I have some questions ,i can't solve it .The first one is,


Write a C++ program using the switch statement that does exactly what the following program does:

#include <iostream.h>
#include <math.h>
void main ()
{
   float number;
   int choice;
   cout<< "Enter you number";
   cin>> number;
   cout << "Enter your choice: 1=sin, 2=cos, 3=tan,       4=log ";
   cin >> choice;
   // nested if's:
   if (choice < 1  ||  choice > 4) {
      cout << "wrong choice";
   }
else{                           
      if (choice <= 2){                        
         if (choice == 1){
            cout << sin(number);
         }
         else{                     
            cout << cos(number);
         }
      }
else{                        
         if (choice == 3){
            cout << tan(number);
         }
         else{
            cout << log(number);
         }
      }
   }
}

Seconed question is:
-Write an interactive program that computes the area of a rectangle (area= base * height) or a triangle (area=0.5 * base * height) after prompting the user to type the first character of the figure name (R or T). Your program must display an error message to indicate that the user entered a character other than R or T.

My program look like this:

#include <iostream>
using namespace std;
int main()  {
  float base,heigh;
  char R,T;
  cin>>R ,T;
  cin>>base , heigh;
  if  (char== 'R')
     cout<<base * heigh<<"R" ;
  else  if (char=='T')
      cout<<0.5*base*heigh<<"T" ;
  else 
      cout<<"you enter neither R nor T";

 return 0;
}

After i compiled it i have these errors:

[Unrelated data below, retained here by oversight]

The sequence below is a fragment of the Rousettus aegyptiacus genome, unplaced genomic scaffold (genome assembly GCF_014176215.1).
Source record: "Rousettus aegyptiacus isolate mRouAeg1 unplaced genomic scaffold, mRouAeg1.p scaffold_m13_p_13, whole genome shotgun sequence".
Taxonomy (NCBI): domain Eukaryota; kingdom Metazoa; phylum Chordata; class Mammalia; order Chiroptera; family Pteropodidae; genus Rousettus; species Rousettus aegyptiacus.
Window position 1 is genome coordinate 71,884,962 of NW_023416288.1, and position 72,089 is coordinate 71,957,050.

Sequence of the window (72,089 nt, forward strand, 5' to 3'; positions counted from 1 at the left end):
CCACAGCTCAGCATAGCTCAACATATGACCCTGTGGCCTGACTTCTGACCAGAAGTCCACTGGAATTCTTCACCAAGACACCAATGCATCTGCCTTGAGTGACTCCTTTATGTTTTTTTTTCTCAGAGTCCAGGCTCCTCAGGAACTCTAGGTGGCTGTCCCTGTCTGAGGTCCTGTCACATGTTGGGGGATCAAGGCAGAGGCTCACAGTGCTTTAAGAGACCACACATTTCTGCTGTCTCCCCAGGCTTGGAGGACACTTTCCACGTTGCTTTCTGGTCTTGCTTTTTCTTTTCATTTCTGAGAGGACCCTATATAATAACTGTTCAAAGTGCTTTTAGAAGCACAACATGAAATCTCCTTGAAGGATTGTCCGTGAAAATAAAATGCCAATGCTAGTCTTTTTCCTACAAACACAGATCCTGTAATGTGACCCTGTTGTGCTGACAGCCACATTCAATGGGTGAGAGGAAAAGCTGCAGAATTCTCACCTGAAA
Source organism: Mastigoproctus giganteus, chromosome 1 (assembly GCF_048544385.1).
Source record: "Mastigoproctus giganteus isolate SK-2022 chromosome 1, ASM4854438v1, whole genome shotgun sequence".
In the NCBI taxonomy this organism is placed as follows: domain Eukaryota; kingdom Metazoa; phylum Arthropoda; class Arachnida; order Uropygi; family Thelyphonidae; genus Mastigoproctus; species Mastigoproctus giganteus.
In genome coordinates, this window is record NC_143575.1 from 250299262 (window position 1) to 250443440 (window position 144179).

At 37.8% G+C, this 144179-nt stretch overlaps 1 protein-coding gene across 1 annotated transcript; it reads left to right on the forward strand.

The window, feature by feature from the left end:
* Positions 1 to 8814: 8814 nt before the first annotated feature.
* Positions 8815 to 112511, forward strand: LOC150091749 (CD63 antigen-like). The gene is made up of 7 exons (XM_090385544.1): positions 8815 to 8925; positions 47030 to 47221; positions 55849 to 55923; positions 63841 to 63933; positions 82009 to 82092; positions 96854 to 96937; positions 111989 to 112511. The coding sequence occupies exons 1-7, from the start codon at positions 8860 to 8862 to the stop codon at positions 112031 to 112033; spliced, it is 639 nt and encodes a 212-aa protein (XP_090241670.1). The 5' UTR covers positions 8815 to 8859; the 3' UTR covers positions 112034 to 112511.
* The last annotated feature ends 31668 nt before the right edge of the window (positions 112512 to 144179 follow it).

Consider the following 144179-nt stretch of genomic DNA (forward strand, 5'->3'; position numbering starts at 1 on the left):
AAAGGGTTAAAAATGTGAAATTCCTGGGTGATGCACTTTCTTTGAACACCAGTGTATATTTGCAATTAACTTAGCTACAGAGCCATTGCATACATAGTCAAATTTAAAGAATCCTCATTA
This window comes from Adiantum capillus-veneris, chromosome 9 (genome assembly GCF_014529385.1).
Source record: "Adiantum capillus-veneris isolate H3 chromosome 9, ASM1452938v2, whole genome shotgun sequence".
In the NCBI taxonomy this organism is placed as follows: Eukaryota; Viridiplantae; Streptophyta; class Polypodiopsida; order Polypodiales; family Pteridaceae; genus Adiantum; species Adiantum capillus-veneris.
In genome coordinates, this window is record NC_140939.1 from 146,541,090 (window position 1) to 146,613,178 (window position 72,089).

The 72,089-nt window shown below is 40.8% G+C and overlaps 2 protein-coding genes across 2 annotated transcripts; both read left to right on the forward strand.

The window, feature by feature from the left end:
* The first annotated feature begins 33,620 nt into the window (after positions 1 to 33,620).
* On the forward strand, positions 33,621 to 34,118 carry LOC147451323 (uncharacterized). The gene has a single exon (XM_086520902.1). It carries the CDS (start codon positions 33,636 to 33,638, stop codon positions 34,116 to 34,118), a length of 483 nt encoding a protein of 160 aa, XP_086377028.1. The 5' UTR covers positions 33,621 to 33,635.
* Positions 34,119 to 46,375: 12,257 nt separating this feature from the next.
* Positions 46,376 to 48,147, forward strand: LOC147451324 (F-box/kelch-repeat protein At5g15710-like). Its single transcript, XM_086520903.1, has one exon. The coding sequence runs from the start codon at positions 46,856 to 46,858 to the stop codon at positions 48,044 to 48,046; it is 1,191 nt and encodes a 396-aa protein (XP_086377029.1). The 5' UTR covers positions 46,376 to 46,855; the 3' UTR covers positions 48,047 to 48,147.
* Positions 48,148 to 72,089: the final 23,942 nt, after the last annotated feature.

four.cpp:8: error: expected primary-expression before "char"
four.cpp:8: error: expected `)' before "char"

Seconed question is:
-Write an interactive program that computes the area of a rectangle (area= base * height) or a triangle (area=0.5 * base * height) after prompting the user to type the first character of the figure name (R or T). Your program must display an error message to indicate that the user entered a character other than R or T.

My program look like this:

#include <iostream>
using namespace std;
int main()  {
  float base,heigh;
  char R,T;
  cin>>R ,T;
  cin>>base , heigh;
  if  (char== 'R') //<-Illegal Syntax (1)
     cout<<base * heigh<<"R" ;
  else  if (char=='T')//<-Illegal Syntax (2)
      cout<<0.5*base*heigh<<"T" ;
  else 
      cout<<"you enter neither R nor T";

 return 0;
}

After i compiled it i have these errors:

four.cpp:8: error: expected primary-expression before "char"
four.cpp:8: error: expected `)' before "char"

The error is there because your if's are trying to test R and T (two character variables) against nothing. When you created R and T - you only created two containers for a character, they are not literally "the letter R" and "the letter T".